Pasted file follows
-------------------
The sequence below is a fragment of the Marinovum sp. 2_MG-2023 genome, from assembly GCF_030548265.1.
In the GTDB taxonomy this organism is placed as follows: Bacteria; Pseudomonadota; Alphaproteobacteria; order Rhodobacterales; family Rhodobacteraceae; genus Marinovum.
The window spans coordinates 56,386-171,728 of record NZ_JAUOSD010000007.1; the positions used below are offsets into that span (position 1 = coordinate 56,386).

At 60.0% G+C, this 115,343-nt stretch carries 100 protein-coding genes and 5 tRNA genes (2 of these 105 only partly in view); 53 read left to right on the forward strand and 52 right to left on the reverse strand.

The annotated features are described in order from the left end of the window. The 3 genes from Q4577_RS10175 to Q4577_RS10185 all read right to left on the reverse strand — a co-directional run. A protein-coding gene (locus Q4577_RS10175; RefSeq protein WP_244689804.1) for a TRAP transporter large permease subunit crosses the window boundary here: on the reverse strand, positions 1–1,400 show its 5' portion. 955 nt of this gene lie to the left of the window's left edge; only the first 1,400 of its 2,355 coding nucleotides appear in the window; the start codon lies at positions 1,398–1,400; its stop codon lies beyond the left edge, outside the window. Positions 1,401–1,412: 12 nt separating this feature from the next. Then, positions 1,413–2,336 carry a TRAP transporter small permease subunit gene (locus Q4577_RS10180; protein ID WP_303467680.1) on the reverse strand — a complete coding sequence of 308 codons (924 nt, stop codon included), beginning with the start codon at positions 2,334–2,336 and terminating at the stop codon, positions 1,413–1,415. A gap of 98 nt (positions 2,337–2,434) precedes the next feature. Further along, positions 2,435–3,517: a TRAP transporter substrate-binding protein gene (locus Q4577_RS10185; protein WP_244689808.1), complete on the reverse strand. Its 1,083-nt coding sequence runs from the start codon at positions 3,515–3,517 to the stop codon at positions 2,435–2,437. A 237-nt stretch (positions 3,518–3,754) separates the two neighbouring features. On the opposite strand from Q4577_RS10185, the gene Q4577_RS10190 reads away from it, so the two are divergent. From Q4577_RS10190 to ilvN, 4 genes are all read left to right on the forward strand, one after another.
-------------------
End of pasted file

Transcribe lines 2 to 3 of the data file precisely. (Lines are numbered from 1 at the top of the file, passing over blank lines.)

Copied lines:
In the GTDB taxonomy this organism is placed as follows: Bacteria; Pseudomonadota; Alphaproteobacteria; order Rhodobacterales; family Rhodobacteraceae; genus Marinovum.
The window spans coordinates 56,386-171,728 of record NZ_JAUOSD010000007.1; the positions used below are offsets into that span (position 1 = coordinate 56,386).